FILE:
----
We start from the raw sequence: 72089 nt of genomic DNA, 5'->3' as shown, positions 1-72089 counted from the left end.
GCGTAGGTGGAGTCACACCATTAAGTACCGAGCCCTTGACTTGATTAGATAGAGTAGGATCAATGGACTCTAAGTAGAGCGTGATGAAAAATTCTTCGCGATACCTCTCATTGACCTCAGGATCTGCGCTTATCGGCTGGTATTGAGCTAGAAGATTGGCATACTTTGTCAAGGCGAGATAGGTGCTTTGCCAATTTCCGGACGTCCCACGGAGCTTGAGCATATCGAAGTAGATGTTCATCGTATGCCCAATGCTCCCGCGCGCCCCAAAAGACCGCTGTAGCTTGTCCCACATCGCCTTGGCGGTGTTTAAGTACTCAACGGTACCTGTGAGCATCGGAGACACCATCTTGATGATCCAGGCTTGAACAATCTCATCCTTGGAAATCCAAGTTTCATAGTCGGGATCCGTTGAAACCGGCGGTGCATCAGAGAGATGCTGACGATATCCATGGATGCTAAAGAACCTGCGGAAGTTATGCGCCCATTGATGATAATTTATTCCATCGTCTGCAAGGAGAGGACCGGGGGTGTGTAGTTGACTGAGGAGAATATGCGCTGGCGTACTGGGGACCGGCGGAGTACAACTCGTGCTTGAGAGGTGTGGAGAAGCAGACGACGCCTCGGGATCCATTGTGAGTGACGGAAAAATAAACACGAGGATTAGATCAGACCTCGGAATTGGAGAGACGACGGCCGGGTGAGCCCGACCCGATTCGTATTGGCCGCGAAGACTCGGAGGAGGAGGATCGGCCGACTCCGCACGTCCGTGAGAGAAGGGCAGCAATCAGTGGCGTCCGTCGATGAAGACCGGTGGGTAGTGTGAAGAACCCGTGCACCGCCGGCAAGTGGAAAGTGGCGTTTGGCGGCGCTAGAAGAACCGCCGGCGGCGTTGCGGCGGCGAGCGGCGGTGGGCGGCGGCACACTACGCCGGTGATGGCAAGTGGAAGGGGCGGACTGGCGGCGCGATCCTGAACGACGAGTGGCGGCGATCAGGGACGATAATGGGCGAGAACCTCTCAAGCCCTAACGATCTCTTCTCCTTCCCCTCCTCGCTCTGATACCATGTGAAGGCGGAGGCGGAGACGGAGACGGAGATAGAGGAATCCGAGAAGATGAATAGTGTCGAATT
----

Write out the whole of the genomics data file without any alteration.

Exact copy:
We start from the raw sequence: 72089 nt of genomic DNA, 5'->3' as shown, positions 1-72089 counted from the left end.
GCGTAGGTGGAGTCACACCATTAAGTACCGAGCCCTTGACTTGATTAGATAGAGTAGGATCAATGGACTCTAAGTAGAGCGTGATGAAAAATTCTTCGCGATACCTCTCATTGACCTCAGGATCTGCGCTTATCGGCTGGTATTGAGCTAGAAGATTGGCATACTTTGTCAAGGCGAGATAGGTGCTTTGCCAATTTCCGGACGTCCCACGGAGCTTGAGCATATCGAAGTAGATGTTCATCGTATGCCCAATGCTCCCGCGCGCCCCAAAAGACCGCTGTAGCTTGTCCCACATCGCCTTGGCGGTGTTTAAGTACTCAACGGTACCTGTGAGCATCGGAGACACCATCTTGATGATCCAGGCTTGAACAATCTCATCCTTGGAAATCCAAGTTTCATAGTCGGGATCCGTTGAAACCGGCGGTGCATCAGAGAGATGCTGACGATATCCATGGATGCTAAAGAACCTGCGGAAGTTATGCGCCCATTGATGATAATTTATTCCATCGTCTGCAAGGAGAGGACCGGGGGTGTGTAGTTGACTGAGGAGAATATGCGCTGGCGTACTGGGGACCGGCGGAGTACAACTCGTGCTTGAGAGGTGTGGAGAAGCAGACGACGCCTCGGGATCCATTGTGAGTGACGGAAAAATAAACACGAGGATTAGATCAGACCTCGGAATTGGAGAGACGACGGCCGGGTGAGCCCGACCCGATTCGTATTGGCCGCGAAGACTCGGAGGAGGAGGATCGGCCGACTCCGCACGTCCGTGAGAGAAGGGCAGCAATCAGTGGCGTCCGTCGATGAAGACCGGTGGGTAGTGTGAAGAACCCGTGCACCGCCGGCAAGTGGAAAGTGGCGTTTGGCGGCGCTAGAAGAACCGCCGGCGGCGTTGCGGCGGCGAGCGGCGGTGGGCGGCGGCACACTACGCCGGTGATGGCAAGTGGAAGGGGCGGACTGGCGGCGCGATCCTGAACGACGAGTGGCGGCGATCAGGGACGATAATGGGCGAGAACCTCTCAAGCCCTAACGATCTCTTCTCCTTCCCCTCCTCGCTCTGATACCATGTGAAGGCGGAGGCGGAGACGGAGACGGAGATAGAGGAATCCGAGAAGATGAATAGTGTCGAATT